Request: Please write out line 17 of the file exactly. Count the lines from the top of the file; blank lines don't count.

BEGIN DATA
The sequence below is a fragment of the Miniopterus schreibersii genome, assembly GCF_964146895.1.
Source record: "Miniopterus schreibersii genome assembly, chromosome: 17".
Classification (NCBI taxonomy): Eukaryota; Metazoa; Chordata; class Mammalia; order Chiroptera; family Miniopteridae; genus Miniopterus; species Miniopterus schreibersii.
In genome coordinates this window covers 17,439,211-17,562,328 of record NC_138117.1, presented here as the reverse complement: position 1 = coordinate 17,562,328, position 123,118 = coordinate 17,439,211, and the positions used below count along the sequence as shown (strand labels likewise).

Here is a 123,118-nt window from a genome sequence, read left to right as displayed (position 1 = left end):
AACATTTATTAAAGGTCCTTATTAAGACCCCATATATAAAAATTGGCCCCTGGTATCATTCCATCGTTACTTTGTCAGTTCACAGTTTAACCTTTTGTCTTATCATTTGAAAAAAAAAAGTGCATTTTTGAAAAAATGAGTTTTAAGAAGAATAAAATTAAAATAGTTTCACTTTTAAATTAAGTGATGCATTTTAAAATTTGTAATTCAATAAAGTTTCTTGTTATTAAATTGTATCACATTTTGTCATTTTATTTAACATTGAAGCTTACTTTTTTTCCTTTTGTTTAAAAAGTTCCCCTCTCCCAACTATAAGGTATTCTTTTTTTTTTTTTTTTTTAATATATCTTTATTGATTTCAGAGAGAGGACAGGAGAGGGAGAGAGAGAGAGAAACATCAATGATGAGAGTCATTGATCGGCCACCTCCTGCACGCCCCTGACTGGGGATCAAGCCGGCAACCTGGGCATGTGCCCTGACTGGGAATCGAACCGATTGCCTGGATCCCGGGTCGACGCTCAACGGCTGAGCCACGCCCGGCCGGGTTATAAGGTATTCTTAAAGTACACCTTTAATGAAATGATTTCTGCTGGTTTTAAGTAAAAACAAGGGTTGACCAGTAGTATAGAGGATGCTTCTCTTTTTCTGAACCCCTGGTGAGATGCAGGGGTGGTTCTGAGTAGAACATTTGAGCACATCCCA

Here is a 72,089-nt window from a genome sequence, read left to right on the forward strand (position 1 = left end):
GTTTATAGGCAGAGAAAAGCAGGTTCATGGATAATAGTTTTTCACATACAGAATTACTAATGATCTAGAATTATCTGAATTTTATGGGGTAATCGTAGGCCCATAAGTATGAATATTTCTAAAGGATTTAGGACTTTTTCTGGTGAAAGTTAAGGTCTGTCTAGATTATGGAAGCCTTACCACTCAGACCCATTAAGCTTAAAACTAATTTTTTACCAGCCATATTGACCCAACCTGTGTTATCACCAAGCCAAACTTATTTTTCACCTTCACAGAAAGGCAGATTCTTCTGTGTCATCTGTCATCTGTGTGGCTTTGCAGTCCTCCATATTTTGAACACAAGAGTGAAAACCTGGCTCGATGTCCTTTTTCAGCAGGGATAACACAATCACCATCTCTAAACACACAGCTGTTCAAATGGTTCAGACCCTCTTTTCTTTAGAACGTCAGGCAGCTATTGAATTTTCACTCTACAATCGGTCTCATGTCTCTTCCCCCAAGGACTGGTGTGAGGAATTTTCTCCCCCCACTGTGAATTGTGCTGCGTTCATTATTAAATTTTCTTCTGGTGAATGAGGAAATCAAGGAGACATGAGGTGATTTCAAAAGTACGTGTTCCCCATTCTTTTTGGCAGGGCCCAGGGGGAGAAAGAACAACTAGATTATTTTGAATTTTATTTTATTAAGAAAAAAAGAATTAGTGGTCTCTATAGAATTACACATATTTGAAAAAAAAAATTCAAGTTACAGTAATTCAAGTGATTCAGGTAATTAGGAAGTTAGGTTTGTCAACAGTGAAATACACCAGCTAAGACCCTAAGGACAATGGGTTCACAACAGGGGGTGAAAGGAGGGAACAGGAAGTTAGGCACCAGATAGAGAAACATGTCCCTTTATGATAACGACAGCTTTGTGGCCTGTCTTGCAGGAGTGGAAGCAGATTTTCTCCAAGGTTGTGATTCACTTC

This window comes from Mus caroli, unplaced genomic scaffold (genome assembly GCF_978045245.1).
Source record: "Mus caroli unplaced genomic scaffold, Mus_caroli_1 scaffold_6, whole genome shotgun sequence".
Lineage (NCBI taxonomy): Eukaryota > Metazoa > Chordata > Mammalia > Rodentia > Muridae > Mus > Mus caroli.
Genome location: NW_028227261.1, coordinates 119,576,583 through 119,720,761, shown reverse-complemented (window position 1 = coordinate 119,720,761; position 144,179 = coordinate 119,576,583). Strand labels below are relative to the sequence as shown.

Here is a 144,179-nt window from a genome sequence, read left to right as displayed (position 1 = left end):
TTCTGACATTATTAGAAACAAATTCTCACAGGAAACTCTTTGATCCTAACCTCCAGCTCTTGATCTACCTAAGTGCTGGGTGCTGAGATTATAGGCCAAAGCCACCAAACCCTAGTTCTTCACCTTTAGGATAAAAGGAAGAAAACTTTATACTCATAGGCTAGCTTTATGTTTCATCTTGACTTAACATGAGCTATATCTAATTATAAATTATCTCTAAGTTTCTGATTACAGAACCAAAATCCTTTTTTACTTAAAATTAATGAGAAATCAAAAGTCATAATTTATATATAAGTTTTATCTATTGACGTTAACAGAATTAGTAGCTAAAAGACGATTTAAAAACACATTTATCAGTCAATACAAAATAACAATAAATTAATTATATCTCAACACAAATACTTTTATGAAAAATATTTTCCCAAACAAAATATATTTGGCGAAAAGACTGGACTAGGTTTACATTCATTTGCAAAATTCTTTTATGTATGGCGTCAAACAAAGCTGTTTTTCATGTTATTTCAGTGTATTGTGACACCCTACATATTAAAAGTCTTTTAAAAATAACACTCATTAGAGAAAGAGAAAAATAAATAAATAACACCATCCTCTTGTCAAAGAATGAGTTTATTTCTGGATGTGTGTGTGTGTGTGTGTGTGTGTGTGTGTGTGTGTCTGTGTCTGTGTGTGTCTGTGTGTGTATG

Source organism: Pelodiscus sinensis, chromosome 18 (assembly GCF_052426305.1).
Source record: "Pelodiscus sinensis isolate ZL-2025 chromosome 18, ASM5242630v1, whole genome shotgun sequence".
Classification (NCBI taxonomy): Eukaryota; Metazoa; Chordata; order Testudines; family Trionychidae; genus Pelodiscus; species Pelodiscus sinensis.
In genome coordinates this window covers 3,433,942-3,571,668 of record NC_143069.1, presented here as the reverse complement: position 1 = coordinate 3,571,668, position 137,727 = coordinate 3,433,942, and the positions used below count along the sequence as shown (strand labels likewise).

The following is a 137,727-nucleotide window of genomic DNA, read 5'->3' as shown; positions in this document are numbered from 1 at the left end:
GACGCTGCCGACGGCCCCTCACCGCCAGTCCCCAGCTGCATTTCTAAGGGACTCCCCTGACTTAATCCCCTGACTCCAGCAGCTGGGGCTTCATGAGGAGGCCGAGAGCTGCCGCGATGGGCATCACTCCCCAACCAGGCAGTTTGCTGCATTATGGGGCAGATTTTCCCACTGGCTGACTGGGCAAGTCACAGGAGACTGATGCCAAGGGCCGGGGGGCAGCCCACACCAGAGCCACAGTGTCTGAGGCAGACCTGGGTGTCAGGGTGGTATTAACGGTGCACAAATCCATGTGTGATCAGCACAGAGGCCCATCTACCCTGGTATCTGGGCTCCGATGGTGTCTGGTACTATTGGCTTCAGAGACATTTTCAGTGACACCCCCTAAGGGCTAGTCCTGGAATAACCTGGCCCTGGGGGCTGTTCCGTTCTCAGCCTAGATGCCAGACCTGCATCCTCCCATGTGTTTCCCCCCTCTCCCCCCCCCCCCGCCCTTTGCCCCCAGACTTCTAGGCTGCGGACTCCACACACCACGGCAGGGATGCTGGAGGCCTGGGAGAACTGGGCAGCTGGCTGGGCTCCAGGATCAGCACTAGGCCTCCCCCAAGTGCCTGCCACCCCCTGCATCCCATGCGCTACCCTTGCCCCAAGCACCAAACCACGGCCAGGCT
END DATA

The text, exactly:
Classification (NCBI taxonomy): Eukaryota; Metazoa; Chordata; order Testudines; family Trionychidae; genus Pelodiscus; species Pelodiscus sinensis.